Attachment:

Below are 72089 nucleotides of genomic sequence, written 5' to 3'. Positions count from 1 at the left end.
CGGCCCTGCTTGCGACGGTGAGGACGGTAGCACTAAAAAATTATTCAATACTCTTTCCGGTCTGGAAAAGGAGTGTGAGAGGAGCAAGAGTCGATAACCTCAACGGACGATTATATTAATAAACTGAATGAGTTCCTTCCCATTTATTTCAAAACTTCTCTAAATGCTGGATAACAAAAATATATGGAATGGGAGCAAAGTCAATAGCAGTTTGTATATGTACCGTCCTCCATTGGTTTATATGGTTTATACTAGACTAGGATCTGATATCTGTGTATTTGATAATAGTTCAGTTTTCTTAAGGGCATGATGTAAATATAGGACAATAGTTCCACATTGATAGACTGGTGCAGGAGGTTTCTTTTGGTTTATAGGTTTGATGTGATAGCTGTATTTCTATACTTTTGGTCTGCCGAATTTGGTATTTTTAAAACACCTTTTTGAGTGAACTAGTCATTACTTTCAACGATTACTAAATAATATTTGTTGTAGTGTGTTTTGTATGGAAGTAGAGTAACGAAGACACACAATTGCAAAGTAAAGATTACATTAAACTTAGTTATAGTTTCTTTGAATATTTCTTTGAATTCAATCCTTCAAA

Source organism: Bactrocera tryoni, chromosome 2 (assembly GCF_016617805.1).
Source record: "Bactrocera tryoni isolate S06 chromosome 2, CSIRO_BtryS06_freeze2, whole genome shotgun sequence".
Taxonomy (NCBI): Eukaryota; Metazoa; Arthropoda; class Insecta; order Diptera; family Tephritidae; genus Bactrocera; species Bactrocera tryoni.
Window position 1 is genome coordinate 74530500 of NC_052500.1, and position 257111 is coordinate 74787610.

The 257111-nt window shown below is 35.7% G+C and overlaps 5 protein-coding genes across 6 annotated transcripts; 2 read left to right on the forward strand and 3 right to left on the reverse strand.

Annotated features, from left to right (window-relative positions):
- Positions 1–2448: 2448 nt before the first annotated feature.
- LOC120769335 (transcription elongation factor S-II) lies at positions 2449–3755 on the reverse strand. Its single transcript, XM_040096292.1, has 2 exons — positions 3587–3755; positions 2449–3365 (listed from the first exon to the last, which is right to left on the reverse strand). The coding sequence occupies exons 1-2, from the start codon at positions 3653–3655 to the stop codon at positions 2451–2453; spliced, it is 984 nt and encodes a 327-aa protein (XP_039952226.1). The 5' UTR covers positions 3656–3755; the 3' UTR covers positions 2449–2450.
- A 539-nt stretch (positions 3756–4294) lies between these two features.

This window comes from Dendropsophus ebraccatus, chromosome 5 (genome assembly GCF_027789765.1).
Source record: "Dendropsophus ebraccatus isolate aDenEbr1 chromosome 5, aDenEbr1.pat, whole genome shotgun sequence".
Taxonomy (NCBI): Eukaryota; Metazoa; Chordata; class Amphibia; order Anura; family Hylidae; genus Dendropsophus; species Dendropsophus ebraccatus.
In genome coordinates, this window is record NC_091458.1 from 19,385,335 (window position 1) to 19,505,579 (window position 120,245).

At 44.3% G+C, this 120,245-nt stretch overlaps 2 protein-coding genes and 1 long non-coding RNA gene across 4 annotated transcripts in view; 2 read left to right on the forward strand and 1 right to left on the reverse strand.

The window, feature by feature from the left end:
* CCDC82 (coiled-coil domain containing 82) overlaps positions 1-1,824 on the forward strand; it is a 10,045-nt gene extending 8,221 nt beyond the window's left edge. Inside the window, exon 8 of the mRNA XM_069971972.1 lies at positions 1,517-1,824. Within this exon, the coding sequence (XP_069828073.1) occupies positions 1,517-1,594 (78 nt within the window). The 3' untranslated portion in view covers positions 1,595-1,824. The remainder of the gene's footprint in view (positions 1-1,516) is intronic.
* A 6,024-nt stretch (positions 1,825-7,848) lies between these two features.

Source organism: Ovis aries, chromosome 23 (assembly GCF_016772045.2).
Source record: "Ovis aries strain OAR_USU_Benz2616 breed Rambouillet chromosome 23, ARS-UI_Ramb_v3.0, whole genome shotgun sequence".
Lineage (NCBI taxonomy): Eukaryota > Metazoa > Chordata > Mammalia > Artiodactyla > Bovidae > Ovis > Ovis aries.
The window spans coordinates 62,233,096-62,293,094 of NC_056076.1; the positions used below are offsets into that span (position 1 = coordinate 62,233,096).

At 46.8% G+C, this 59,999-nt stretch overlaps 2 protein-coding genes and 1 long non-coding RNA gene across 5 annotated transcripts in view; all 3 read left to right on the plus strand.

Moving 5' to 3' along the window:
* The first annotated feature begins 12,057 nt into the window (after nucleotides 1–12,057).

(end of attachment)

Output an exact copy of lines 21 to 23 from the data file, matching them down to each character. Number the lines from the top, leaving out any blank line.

Source record: "Ovis aries strain OAR_USU_Benz2616 breed Rambouillet chromosome 23, ARS-UI_Ramb_v3.0, whole genome shotgun sequence".
Lineage (NCBI taxonomy): Eukaryota > Metazoa > Chordata > Mammalia > Artiodactyla > Bovidae > Ovis > Ovis aries.
The window spans coordinates 62,233,096-62,293,094 of NC_056076.1; the positions used below are offsets into that span (position 1 = coordinate 62,233,096).